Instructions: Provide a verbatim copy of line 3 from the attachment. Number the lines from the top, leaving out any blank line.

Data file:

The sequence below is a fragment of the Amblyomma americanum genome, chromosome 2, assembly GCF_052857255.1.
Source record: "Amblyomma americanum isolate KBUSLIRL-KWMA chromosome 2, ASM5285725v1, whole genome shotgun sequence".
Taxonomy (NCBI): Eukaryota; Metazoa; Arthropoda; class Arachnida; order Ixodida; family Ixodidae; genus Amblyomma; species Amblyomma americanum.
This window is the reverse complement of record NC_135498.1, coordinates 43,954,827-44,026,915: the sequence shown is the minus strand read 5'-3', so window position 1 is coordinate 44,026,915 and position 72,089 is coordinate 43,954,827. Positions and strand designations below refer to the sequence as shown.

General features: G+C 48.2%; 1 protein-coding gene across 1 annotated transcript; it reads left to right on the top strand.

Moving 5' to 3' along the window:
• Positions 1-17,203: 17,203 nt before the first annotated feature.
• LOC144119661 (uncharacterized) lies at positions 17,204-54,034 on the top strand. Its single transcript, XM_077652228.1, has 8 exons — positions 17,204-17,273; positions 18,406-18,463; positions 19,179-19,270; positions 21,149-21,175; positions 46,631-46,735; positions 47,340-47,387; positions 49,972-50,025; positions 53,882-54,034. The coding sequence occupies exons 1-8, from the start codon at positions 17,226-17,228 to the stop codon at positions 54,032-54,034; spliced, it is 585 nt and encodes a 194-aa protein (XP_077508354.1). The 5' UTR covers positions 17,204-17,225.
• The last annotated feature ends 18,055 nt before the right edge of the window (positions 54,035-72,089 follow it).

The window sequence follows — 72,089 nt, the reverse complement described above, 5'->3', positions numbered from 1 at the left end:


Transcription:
Taxonomy (NCBI): Eukaryota; Metazoa; Arthropoda; class Arachnida; order Ixodida; family Ixodidae; genus Amblyomma; species Amblyomma americanum.